“It’s hard to believe” that López Obrador will stay completely away from politics, said Lila Abed, acting director of the Mexico Institute at the Wilson Center in Washington. “But he will probably allow [Sheinbaum] to stake out her own stands on certain issues.”

One is energy policy. López Obrador has invested billions of dollars in refinery projects and in propping up the plodding state oil giant, Pemex.

When asked about how her policies may differ, Sheinbaum inevitably refers generally to her scientific background, which includes a doctorate in environmental engineering and four years of study at the Lawrence Berkeley National Laboratory in California.

“I am a scientist, I have always worked for renewable sources of energy,” she said in an interview last year with the Los Angeles Times. “I am a woman. I believe in scientific development as part of national progress.”

Her adherence to science was evident from the early days of the pandemic as López Obrador defied social distance recommendations and toured the country — pressing the flesh with admirers, hugging and kissing supporters and urging his compatriots to keep eating in restaurants.

Read more: Bullets before ballots: Dozens of Mexican candidates have been killed as cartels seek more control

Sheinbaum, who at the time was mayor of Mexico City, was one of several insiders credited with working behind the scenes to persuade the president to reverse course and embrace mask-wearing and more caution.

“She urged people to wear masks, she closed the city and favored social distancing at a time when AMLO was saying the contrary,” Abed said.

Experts said Sheinbaum is also likely to take a more pronounced stand than her predecessor on gender issues — an area that activists routinely accused López Obrador of neglecting.

Their criticism has often extended to Sheinbaum as well, though she did speak out against violence against women and the grim statistic that an average of 10 women are killed every day.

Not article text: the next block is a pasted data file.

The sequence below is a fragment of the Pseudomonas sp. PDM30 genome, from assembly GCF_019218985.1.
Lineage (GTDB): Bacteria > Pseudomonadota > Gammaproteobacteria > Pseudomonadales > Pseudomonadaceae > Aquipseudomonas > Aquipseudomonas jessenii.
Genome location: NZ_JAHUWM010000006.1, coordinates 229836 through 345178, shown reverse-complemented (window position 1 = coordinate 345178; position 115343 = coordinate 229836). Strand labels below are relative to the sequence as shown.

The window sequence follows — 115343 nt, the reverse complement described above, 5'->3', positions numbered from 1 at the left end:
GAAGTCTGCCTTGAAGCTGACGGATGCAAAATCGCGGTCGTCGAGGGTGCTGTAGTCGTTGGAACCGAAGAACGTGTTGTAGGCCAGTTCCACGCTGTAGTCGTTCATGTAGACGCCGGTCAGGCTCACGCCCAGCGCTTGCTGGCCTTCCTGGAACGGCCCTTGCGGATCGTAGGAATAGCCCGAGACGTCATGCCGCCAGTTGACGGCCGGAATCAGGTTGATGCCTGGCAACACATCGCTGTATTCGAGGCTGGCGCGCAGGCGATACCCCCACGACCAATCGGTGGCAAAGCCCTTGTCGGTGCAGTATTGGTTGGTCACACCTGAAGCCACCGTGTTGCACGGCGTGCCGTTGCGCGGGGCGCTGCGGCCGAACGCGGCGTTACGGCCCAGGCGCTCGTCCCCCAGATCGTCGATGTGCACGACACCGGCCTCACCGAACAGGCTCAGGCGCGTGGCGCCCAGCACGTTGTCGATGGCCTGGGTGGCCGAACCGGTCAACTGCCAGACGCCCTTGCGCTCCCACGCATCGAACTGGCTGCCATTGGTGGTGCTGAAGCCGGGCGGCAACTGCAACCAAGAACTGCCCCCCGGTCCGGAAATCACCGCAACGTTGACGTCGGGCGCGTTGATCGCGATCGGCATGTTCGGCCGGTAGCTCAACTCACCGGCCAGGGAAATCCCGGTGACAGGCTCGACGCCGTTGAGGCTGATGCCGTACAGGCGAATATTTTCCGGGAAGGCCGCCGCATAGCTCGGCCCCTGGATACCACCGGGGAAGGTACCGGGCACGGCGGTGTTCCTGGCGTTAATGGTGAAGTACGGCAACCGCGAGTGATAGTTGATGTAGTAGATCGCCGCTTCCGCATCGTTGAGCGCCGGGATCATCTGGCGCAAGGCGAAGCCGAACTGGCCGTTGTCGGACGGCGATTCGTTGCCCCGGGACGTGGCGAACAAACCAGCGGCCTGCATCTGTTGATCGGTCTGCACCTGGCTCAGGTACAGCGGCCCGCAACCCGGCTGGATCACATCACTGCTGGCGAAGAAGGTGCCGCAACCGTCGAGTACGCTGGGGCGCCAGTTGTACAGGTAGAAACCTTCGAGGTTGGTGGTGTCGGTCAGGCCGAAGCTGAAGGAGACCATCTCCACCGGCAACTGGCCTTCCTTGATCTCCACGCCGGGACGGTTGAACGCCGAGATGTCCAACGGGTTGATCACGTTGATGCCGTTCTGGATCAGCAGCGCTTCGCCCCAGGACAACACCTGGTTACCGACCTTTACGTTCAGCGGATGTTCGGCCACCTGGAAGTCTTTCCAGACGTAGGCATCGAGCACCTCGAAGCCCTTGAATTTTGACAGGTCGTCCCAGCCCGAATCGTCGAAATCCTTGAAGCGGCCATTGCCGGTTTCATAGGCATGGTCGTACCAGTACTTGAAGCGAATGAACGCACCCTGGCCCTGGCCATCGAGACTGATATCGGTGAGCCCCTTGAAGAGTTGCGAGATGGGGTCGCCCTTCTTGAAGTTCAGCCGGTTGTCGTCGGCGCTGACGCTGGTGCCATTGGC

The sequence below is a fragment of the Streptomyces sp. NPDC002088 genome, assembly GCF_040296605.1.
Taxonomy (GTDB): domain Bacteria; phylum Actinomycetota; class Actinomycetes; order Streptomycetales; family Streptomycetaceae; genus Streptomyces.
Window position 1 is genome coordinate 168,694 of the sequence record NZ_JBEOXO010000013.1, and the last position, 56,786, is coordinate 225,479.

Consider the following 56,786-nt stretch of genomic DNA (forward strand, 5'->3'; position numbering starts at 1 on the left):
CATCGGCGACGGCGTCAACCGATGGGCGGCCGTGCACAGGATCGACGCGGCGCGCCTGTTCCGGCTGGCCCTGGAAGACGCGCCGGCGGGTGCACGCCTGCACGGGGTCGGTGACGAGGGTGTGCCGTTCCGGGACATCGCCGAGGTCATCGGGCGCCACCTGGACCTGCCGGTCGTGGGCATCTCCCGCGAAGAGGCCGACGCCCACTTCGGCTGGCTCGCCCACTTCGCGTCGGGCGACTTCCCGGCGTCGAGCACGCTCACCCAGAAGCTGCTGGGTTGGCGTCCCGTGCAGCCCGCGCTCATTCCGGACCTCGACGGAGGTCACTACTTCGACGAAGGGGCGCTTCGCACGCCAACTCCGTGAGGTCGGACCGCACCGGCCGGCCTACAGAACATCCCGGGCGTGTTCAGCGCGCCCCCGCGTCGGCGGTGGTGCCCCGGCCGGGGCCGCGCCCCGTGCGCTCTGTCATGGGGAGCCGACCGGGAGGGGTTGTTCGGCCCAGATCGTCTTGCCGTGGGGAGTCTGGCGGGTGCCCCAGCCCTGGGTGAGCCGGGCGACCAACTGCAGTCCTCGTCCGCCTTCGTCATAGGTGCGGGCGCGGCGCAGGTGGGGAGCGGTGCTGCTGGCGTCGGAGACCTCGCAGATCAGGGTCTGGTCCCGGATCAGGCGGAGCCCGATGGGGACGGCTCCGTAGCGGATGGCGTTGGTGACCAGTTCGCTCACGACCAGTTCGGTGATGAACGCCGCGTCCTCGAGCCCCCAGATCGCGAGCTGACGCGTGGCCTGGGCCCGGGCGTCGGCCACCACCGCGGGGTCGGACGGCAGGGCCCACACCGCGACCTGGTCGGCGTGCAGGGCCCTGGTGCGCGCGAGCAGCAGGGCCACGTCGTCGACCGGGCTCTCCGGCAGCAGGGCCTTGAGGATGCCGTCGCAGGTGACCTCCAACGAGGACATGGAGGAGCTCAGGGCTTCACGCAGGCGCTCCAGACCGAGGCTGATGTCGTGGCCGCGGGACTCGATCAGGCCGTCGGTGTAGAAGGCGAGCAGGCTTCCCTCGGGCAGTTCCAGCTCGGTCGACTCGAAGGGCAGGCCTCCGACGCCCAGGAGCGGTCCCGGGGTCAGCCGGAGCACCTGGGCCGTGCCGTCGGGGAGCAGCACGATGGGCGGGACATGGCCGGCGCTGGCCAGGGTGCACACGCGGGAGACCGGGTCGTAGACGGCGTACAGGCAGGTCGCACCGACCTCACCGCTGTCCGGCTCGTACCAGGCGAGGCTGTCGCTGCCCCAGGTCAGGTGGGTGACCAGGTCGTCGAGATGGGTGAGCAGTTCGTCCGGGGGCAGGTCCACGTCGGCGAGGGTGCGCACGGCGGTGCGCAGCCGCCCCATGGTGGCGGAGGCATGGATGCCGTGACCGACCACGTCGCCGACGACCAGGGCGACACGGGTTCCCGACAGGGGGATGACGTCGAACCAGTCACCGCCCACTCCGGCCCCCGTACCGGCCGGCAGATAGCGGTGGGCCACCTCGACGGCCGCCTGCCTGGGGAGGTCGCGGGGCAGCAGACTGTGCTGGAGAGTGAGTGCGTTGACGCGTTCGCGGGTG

In 2022, she pushed for the arrest and prosecution of the alleged killers in one of the country’s most high-profile cases: the slaying of Ariadna Fernanda López Ruiz, whose battered body was found dumped on a highway outside the capital. Sheinbaum alleged a cover-up on the part of a state prosecutor, who was later charged in the case.

Early returns suggested that Sheinbaum captured a broader share of the vote than any candidate in decades.

As of Monday afternoon, she was winning with 59% of the vote compared with 28% for her closest rival, Xóchitl Gálvez Ruiz, a former senator on a ticket with a coalition of opposition parties largely united against López Obrador.

With two women front-runners, it was clear for months that Mexico would elect a female president.

A woman holds a large Mexican flag.
A supporter of President-elect Claudia Sheinbaum awaits her arrival at the Zocalo, Mexico City's main square, in the early hours of Monday after the election. (Matias Delacroix / Associated Press)

Many credited the work of activists that resulted in gender quotas, an effort that dates back to the country's transition to democracy.

After more than seven decades of domination by the Institutional Revolutionary Party, politicians began rewriting laws in the 1990s to make elections more fair. Feminist activists saw an opening.

Lawmakers first set a mandatory 30% quota for female candidates in the 2003 elections and later raised the threshold to 40% for the 2009 vote.

For a while, parties tried to evade the requirements, running women in losing districts or making backroom deals so female candidates would resign once elected and cede their positions to men.

Read more: Soldiers and civilians are dying as Mexican cartels embrace a terrifying new weapon: Land mines

In response, female politicians from across the ideological spectrum formed a coalition to push back, taking parties to court and pressing election officials to strengthen the quota rules.

Fewer than a third of the member states of the United Nations have ever had a female leader, according to a Pew Research Center analysis.

Jennifer Piscopo, a professor of gender and politics at the University of London who studies Mexico, said her research shows that having women in office shapes not only policy but culture.

"Even if all forms of gender equality are not solved, I think it matters that now there won't be any little girl in Mexico who thinks a woman can't be president," she said.

Cecilia Sánchez Vidal in The Times' Mexico City bureau contributed to this report.

Sign up for Essential California for news, features and recommendations from the L.A. Times and beyond in your inbox six days a week.

This story originally appeared in Los Angeles Times.